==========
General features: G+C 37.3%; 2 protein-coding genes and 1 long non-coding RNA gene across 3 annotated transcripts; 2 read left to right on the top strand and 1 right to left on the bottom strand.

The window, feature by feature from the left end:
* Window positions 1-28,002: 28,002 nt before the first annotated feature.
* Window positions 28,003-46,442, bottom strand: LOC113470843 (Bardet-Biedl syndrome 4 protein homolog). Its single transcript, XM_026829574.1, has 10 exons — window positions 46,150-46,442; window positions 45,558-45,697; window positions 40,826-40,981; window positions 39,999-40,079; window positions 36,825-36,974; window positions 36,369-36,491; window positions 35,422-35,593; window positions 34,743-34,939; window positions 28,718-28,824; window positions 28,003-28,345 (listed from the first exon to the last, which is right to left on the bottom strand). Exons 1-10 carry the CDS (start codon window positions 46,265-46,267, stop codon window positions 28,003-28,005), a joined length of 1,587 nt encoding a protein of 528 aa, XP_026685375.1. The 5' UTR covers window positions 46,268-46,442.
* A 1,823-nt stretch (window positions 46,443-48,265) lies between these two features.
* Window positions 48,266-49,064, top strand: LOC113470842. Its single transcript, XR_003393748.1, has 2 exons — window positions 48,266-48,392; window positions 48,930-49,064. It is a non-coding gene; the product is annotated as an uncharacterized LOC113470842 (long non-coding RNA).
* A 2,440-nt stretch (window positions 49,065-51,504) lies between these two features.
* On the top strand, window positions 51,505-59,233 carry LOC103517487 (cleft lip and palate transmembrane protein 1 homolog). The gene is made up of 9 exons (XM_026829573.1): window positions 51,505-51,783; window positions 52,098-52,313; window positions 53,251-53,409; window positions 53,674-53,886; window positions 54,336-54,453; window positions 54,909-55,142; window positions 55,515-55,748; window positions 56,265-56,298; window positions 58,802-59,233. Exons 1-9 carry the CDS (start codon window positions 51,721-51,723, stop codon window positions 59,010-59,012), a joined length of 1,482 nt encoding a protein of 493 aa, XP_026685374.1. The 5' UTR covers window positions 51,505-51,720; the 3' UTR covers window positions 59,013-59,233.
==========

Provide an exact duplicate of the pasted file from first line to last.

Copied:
General features: G+C 37.3%; 2 protein-coding genes and 1 long non-coding RNA gene across 3 annotated transcripts; 2 read left to right on the top strand and 1 right to left on the bottom strand.

The window, feature by feature from the left end:
* Window positions 1-28,002: 28,002 nt before the first annotated feature.
* Window positions 28,003-46,442, bottom strand: LOC113470843 (Bardet-Biedl syndrome 4 protein homolog). Its single transcript, XM_026829574.1, has 10 exons — window positions 46,150-46,442; window positions 45,558-45,697; window positions 40,826-40,981; window positions 39,999-40,079; window positions 36,825-36,974; window positions 36,369-36,491; window positions 35,422-35,593; window positions 34,743-34,939; window positions 28,718-28,824; window positions 28,003-28,345 (listed from the first exon to the last, which is right to left on the bottom strand). Exons 1-10 carry the CDS (start codon window positions 46,265-46,267, stop codon window positions 28,003-28,005), a joined length of 1,587 nt encoding a protein of 528 aa, XP_026685375.1. The 5' UTR covers window positions 46,268-46,442.
* A 1,823-nt stretch (window positions 46,443-48,265) lies between these two features.
* Window positions 48,266-49,064, top strand: LOC113470842. Its single transcript, XR_003393748.1, has 2 exons — window positions 48,266-48,392; window positions 48,930-49,064. It is a non-coding gene; the product is annotated as an uncharacterized LOC113470842 (long non-coding RNA).
* A 2,440-nt stretch (window positions 49,065-51,504) lies between these two features.
* On the top strand, window positions 51,505-59,233 carry LOC103517487 (cleft lip and palate transmembrane protein 1 homolog). The gene is made up of 9 exons (XM_026829573.1): window positions 51,505-51,783; window positions 52,098-52,313; window positions 53,251-53,409; window positions 53,674-53,886; window positions 54,336-54,453; window positions 54,909-55,142; window positions 55,515-55,748; window positions 56,265-56,298; window positions 58,802-59,233. Exons 1-9 carry the CDS (start codon window positions 51,721-51,723, stop codon window positions 59,010-59,012), a joined length of 1,482 nt encoding a protein of 493 aa, XP_026685374.1. The 5' UTR covers window positions 51,505-51,720; the 3' UTR covers window positions 59,013-59,233.